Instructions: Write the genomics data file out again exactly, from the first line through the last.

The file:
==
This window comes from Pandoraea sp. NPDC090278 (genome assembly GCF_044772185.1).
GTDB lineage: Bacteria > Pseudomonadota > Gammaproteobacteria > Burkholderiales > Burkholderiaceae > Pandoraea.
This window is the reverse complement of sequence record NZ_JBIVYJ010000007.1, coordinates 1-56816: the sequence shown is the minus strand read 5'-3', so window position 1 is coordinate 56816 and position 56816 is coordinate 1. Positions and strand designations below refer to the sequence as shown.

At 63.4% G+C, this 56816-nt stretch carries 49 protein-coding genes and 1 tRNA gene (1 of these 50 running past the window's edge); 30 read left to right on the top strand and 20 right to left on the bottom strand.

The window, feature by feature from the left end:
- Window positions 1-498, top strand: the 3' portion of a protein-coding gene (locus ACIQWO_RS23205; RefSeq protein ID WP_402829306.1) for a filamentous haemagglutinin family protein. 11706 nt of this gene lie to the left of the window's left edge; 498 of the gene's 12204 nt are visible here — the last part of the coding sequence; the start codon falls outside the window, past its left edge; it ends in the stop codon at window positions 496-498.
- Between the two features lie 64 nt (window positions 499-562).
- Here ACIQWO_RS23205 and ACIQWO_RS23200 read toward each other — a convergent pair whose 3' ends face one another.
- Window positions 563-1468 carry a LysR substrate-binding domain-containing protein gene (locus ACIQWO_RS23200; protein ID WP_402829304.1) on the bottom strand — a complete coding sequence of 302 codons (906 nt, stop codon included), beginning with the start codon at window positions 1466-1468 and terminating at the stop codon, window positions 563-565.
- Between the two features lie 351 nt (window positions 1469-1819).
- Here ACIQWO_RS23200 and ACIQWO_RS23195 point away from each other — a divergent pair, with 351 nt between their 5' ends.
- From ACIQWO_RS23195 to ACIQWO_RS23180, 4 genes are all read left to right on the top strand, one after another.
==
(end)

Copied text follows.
This window comes from Pandoraea sp. NPDC090278 (genome assembly GCF_044772185.1).
GTDB lineage: Bacteria > Pseudomonadota > Gammaproteobacteria > Burkholderiales > Burkholderiaceae > Pandoraea.
This window is the reverse complement of sequence record NZ_JBIVYJ010000007.1, coordinates 1-56816: the sequence shown is the minus strand read 5'-3', so window position 1 is coordinate 56816 and position 56816 is coordinate 1. Positions and strand designations below refer to the sequence as shown.

At 63.4% G+C, this 56816-nt stretch carries 49 protein-coding genes and 1 tRNA gene (1 of these 50 running past the window's edge); 30 read left to right on the top strand and 20 right to left on the bottom strand.

The window, feature by feature from the left end:
- Window positions 1-498, top strand: the 3' portion of a protein-coding gene (locus ACIQWO_RS23205; RefSeq protein ID WP_402829306.1) for a filamentous haemagglutinin family protein. 11706 nt of this gene lie to the left of the window's left edge; 498 of the gene's 12204 nt are visible here — the last part of the coding sequence; the start codon falls outside the window, past its left edge; it ends in the stop codon at window positions 496-498.
- Between the two features lie 64 nt (window positions 499-562).
- Here ACIQWO_RS23205 and ACIQWO_RS23200 read toward each other — a convergent pair whose 3' ends face one another.
- Window positions 563-1468 carry a LysR substrate-binding domain-containing protein gene (locus ACIQWO_RS23200; protein ID WP_402829304.1) on the bottom strand — a complete coding sequence of 302 codons (906 nt, stop codon included), beginning with the start codon at window positions 1466-1468 and terminating at the stop codon, window positions 563-565.
- Between the two features lie 351 nt (window positions 1469-1819).
- Here ACIQWO_RS23200 and ACIQWO_RS23195 point away from each other — a divergent pair, with 351 nt between their 5' ends.
- From ACIQWO_RS23195 to ACIQWO_RS23180, 4 genes are all read left to right on the top strand, one after another.